Dilli Haat sees a vibrant cultural renaissance

Dilli Haat sees a vibrant cultural renaissance. — IANS

New Delhi, Aug 8 (IANSlife)  With soulful and stirring performances by two bands from India’s heartlands; ‘Naya Savera’ from Udaipur Central Jail, and ‘Dashugs’ from Leh, a lively ‘Rural Renaissance Concert’ took place at Dilli Haat, New Delhi on the eve of August 5.  The lively evening in the heart of the city also included a book launch by Muzaffar Ali

Organised by Village Square, the initiative strives to tell meaningful stories from rural India, this concert is one of the highlights of a transformative eight-day event in the city – India Rural Colloquy – A Rural Renaissance – being held in Delhi by the NGO Transform Rural India’s (TRI).

The bands, who flew in from Udaipur and Leh to perform in the national capital for the first time, represented the voices of rural India. “We wanted to bring together a celebration of India’s unique culture for the Rural Renaissance Concert. Both the bands have a unique story; Dashugs, hailing from the mesmerising landscapes of Ladakh, is on a journey to preserve their traditional folk heritage & culture. While Naya Savera, with its thought-provoking concept, offered a unique perspective on the lives of prisoners in rural areas. Through this concert, we wanted to provide a platform to these talented artists to truly showcase the transformative power of art, and how creativity and expression can transcend boundaries and reshape lives. We were glad to see that come to life!” shared Sanjana Kaushik, Manager at Village Square.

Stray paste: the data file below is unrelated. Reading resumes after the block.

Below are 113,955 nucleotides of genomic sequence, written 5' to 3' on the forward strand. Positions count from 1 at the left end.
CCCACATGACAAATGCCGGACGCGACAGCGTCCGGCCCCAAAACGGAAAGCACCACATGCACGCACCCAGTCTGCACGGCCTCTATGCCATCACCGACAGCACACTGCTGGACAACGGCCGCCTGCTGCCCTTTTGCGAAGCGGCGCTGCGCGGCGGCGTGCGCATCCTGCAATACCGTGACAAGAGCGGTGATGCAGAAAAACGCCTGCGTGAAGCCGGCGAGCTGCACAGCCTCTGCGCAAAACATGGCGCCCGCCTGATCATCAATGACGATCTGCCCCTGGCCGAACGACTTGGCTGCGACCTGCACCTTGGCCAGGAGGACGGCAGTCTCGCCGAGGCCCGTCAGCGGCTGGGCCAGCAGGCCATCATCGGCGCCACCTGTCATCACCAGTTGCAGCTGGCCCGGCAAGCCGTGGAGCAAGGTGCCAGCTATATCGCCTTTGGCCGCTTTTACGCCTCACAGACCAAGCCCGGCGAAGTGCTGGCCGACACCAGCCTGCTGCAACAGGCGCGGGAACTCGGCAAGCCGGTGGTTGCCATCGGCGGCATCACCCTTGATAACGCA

The concert was a fitting tribute to the rich tapestry of India’s artistic heritage and the indomitable spirit of rural life. It brought forth a wave of cultural renaissance, fostering a deeper understanding and appreciation for the diverse traditions that thrive beyond the urban landscape.

Another highlight of the event was the presence of renowned filmmaker, cultural activist, and designer Muzzafar Ali. He led an interesting conversation on ‘How India bridges the gap between urban and rural population through arts and culture’ and also launched Village Square’s first coffee table book, a collection of inspiring stories that beautifully capture the diversity and spiritedness of rural communities.

Ali shared, “People need to strengthen the rural areas with various crafts and talents which need to be nurtured because without that the rural area will become totally bereft of its employment. If things don’t develop in rural India, people in the cities are letting go of the craft and aesthetics that are the backbone of our culture. After all, it’s only aesthetics that create a balance.”

Sanjana adds, “This book will serve as a visual and literary feast, offering a glimpse into the untold stories, cultural heritage, and community initiatives that shape rural India. It is our way of celebrating the resilience, wisdom, and creativity found within these communities. In the end, it is culture and art that build bridges where there are none and we hope this book and its stories will create a dialogue between rural and urban India.”

(IANSlife can be contacted at ianslife@ians.in)

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